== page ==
On 16 February 2010, the Court of Appeal released its decision in R (on the application of Davies, James & Gaines-Cooper) v HM Revenue & Customs (“HMRC”). The Court of Appeal unanimously dismissed the claim of the taxpayer that HMRC failed to interpret IR20 (which was the former HMRC guidance to determine whether an individual was resident in the UK for tax purposes), in the correct manner and unlawfully refused to apply it. It was held that on a proper interpretation of IR20 the taxpayer was resident in the UK for capital gains tax purposes.

It is worthwhile noting that IR20 only applies to the tax affairs of individuals prior to 6 April 2009. The guidance was replaced by new guidance - HMRC6. Although it has been replaced, this decision is of wider importance and will also be relevant to the interpretation of HMRC6. Further reference to HMRC6 is made below. This note outlines three of the most important outcomes of the Gaines-Cooper case.

Paragraph 2.2 of IR20 sets out the guidelines to determine whether an individual should be treated as resident and ordinarily resident for tax purposes. The case determined that properly construed, the guidance does not entitle a person non-resident status unless he left the UK to work in full-time employment either before or by the start of the relevant tax year. If an individual began full-time employment abroad within a tax year, then he remains resident in the UK for that tax year for the purposes of paragraph 2.2.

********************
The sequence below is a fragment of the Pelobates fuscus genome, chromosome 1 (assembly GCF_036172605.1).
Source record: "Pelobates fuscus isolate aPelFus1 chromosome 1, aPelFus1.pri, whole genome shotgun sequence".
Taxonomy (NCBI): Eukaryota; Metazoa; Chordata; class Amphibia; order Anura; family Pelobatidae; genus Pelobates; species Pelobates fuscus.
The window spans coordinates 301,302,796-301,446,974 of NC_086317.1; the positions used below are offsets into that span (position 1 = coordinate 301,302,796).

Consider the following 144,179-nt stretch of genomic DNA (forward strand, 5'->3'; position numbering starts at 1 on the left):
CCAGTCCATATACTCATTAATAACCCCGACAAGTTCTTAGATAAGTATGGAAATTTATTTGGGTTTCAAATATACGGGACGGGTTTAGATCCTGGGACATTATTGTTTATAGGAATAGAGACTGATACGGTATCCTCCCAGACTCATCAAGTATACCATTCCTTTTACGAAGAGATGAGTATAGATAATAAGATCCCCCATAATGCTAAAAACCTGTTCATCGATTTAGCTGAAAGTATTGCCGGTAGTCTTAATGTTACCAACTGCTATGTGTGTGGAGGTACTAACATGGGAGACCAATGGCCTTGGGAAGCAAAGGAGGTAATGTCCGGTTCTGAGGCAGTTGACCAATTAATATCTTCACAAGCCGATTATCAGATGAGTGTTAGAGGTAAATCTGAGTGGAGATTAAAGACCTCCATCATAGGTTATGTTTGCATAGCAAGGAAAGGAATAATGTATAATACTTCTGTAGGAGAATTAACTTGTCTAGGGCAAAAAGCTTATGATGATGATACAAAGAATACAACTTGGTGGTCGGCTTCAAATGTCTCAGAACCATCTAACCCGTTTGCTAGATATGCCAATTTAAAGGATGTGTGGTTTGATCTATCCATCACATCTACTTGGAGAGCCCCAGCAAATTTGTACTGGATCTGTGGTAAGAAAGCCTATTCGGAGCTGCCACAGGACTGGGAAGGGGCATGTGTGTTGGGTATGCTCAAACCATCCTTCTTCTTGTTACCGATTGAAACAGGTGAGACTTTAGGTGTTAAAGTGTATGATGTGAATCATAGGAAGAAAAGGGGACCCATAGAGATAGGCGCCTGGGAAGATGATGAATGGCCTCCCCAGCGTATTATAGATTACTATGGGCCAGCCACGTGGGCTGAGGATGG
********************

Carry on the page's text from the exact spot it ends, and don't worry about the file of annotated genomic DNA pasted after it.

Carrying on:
Secondly, it was also held that if a taxpayer claimed to have left the UK permanently or indefinitely and thus claimed to have ceased residency and ordinary residency in the UK, he had to demonstrate a clear break from former social and family ties within the UK. Although not specifically mentioned in the guidance, the court determined that this must be the case as a result of the force of the words “permanently and indefinitely” used in the guidance. Finally, the case also reminds taxpayers that HMRC, when determining residence, will often consider the particular facts of each case and make a determination of residency or non-residency based on those facts and surrounding circumstances. As expected, it was determined that IR20 offers only general guidance and should not be relied on unless the individual facts fit squarely within the statements made in the guidance.

The new HMRC6 provides clearer guidance for individuals, and amongst other criteria, specifically mentions that HMRC may look at family ties and social connections of the individual when determining an individual’s residency. There is also a concession provided by Extra Statutory Concession D2, allowing split-year treatment as an exception from the general rule, so that if an individual leaves the UK to work in full-time employment abroad part way through a tax year, then he will only be liable to pay capital gains only in respect of those gains arising in the period during which he is UK resident.